MLC Senior Economist Bob Cunneen speaks to NAB Asset Management Portfolio Specialist Sinead Rafferty about global share market strength, Australian dollar weakness and the outlook for local interest rates.
Sinead Rafferty: Welcome to this month’s economic update. I’m Sinead Rafferty, Portfolio Specialist at NAB Asset Management and today I’m joined by our Senior Economist, Bob Cunneen. Welcome Bob.
Bob Cunneen: Thanks Sinead.
Sinead Rafferty: Another solid month for global share markets in March. Can you tell us what were the drivers behind this?
Bob Cunneen: American share market up 1.5 per cent, Chinese share market up 2.4 per cent, so quite solid gains. The real driver of these strong performances, if you could put it that way, was hopes that there would be a resolution between America and China on the trade dispute. And secondly, confidence that the Federal Reserve, the American Central Bank would keep interest rates on hold. So from that point of view, share investors were comforted by the fact that the interest rate risk, wasn’t going to be substantial this year.
Sinead Rafferty: What about the Australian share market, it was flat for the month, bit of mixed bag performance across different sectors. Can you tell us what happened there?
Bob Cunneen: The Australian share market only made very modest gains, 0.7 per cent for March. Now what we saw was some competing forces in play. So the lower interest rate story in Australia helped the Australian listed property trusts or REITs, as they’re known. They were up about six per cent. It also helped the consumer staples industry, so you’re thinking about Woolworths Group Limited (ASX:WOW), Coles Group limited (ASX:COL), so they’re up close to four per cent. Against that, we had some weakness. Now the weakness was primarily in the energy sector, it was down four per cent. So it left the Australian share market with a very modest gain.
Sinead Rafferty: You mentioned interest rates there, the Australian 10-year bond yield got down to historical lows. Can you tell us what was behind that?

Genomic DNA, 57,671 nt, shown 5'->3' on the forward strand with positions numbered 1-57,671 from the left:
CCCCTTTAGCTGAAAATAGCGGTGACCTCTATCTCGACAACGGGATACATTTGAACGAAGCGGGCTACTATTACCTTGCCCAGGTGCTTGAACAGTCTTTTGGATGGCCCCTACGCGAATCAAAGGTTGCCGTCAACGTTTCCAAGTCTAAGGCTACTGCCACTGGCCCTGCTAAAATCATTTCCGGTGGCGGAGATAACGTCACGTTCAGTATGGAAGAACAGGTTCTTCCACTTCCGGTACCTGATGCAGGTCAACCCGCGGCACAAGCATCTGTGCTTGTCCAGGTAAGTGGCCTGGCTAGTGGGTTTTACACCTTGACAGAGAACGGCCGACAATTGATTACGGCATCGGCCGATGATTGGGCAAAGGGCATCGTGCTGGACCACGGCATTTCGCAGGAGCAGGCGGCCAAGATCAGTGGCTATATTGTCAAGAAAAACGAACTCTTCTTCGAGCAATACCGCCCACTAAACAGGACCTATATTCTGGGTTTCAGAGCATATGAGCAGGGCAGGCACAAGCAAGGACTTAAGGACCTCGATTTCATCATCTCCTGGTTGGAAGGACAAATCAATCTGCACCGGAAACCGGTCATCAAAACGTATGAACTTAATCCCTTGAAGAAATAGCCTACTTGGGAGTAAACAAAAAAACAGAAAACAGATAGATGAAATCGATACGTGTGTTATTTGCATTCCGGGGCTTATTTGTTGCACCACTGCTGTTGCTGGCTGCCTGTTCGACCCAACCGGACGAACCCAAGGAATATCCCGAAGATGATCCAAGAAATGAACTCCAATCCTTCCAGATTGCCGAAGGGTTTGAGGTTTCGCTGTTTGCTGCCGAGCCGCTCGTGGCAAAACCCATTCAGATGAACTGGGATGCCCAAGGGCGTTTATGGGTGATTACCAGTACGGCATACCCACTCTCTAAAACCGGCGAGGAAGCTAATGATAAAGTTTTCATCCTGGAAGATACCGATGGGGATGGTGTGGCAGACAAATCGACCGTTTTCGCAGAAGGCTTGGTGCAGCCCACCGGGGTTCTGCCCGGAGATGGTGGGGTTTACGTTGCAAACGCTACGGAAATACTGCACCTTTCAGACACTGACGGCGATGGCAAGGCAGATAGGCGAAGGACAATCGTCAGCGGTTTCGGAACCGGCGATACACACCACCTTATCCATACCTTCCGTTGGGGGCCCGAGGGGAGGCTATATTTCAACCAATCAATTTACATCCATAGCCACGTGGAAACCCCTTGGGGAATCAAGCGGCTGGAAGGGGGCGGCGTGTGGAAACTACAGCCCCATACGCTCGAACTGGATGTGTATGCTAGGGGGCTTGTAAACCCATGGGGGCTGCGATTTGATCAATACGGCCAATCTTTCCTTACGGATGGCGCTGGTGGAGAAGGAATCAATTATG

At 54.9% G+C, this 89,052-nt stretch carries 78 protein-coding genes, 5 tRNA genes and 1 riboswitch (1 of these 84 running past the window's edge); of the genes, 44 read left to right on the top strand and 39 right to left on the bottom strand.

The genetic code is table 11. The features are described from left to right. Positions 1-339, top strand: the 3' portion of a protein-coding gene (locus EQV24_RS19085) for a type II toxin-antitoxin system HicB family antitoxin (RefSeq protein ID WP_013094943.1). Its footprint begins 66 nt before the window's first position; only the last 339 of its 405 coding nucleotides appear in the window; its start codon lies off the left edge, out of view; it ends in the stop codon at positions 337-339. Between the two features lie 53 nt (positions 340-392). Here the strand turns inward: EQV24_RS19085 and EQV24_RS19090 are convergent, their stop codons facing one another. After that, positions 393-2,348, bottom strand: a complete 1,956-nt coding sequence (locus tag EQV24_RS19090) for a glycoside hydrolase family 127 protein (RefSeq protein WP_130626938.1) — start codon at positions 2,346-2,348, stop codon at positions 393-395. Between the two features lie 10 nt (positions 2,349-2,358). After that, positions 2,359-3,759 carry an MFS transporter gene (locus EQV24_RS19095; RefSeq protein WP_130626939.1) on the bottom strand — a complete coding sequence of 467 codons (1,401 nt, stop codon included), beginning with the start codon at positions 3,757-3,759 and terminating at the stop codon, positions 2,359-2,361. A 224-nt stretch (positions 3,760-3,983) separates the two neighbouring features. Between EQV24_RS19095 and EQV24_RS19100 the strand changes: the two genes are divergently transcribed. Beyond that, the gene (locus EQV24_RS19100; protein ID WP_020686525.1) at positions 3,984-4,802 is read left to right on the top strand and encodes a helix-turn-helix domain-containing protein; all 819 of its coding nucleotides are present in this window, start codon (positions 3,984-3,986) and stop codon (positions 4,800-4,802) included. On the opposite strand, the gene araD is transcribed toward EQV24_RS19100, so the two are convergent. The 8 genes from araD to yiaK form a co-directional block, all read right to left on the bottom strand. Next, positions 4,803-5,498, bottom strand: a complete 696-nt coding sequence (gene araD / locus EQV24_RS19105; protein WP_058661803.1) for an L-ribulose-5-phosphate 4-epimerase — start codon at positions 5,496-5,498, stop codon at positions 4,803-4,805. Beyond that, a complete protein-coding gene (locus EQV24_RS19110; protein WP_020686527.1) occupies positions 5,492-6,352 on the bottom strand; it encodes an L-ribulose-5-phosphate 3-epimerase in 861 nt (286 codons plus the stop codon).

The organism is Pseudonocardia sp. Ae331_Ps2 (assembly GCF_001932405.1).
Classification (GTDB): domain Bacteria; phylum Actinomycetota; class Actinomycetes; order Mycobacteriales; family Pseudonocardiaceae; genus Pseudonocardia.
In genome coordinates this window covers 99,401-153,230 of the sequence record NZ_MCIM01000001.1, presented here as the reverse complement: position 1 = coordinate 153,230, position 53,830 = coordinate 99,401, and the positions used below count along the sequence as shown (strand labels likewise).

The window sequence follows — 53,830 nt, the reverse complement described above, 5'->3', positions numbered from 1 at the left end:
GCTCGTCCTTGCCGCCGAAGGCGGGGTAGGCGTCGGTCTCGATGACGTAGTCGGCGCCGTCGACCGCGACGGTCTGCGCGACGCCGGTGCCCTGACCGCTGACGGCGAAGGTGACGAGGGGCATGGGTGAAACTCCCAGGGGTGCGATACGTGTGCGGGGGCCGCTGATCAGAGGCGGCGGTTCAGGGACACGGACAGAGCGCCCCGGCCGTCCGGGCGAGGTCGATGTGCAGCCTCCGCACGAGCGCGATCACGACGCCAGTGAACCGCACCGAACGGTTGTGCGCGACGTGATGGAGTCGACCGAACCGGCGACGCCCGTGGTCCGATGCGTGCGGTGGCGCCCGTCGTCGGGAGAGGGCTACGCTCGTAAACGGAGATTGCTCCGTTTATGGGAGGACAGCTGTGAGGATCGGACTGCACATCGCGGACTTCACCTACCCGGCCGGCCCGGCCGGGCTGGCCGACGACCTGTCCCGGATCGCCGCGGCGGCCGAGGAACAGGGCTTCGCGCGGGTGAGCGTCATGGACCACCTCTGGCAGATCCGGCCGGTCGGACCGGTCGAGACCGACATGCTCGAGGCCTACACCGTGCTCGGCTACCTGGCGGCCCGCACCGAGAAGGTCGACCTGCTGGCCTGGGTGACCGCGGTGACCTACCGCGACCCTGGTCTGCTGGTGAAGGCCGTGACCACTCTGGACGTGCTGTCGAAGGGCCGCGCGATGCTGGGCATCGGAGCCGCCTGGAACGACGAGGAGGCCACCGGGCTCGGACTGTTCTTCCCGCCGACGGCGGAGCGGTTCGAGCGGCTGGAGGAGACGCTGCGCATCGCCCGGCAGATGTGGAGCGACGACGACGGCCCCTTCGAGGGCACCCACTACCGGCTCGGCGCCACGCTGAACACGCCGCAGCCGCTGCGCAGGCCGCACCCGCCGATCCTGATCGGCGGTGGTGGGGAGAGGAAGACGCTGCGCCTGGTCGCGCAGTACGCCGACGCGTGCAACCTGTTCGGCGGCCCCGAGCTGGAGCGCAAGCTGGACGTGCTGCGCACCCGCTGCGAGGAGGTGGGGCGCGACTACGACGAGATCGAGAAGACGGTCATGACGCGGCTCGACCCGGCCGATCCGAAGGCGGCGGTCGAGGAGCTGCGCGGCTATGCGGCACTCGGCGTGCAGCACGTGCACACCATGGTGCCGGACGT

Bob Cunneen: If we looked at the Australian 10-year Government bond yields, so what the Government would borrow for the next decade. It’s got down below 1.8 per cent. Now to put that in perspective, the latest inflation figures for year to December, had inflation at 1.8 per cent. So notionally, you have investors buying Government bonds with getting little return on those bonds, even adjusting for inflation. So from that point of view, it’s an extraordinarily low yield.
Now what’s driving that is the view that the Australian economy is soft, falling house prices, falling car sales, residential building approvals are weakening. So the view is that the Reserve Bank will need to cut interest rates, in the next six to nine months. And that’s essentially driving the bond market at the moment.
Sinead Rafferty: What about the US bond market, we saw an inversion of the US yield curve in March, which many think is a signal of a recession and has been in the past. Can you tell us what your view is?
Bob Cunneen: When you have a yield curve inversion, it indicates that the longer-term bond yield is below the shorter-term interest rate. And that typically occurs when the economy is weakening, and indicates there’s a significant recession risk. But we need to be careful to say that when this yield curve inversion happens, it typically takes between 18 and 23 months before the recession actually occurs. So let’s just take it as a warning signal that a recession could loom on the horizon. But the precise timing, the causes and the actual catalyst for that recession are still unknown. So we just need to be more careful when that occurs.
Sinead Rafferty: So one to watch. What about economic data, we’ve seen mixed economic data out of global markets over the last couple of weeks. The labour market data is still strong, but sentiment and industrial production in many countries, looking pretty weak. What’s the view for interest rates on the back of that?
Bob Cunneen: What you can see in terms of the American Central Bank that they’re firmly on hold. So they’re not likely to change interest rates in the next six to nine months. A similar story out of the European Central Bank, because their concerned when they look at their manufacturing sector, it’s particularly weak. They can see that these global trade tensions have weighed on exports. So from their point of view, they’re not going to change interest rates.
China is actually cutting interest rates or providing more stimulus into the financial system by providing more cash. So what we can see from global central banks is they’ve become a little bit easier, a little bit more supportive on the global growth story. Now that’s encouraging and that’s one of the key reasons why global share markets have risen. But it takes some time before we see that stimulus in the system actually support economic growth. So we need to be patient on that story.
Sinead Rafferty: Thanks for your time Bob.
Bob Cunneen: Thank you Sinead.
Sinead Rafferty: And thank you for joining us.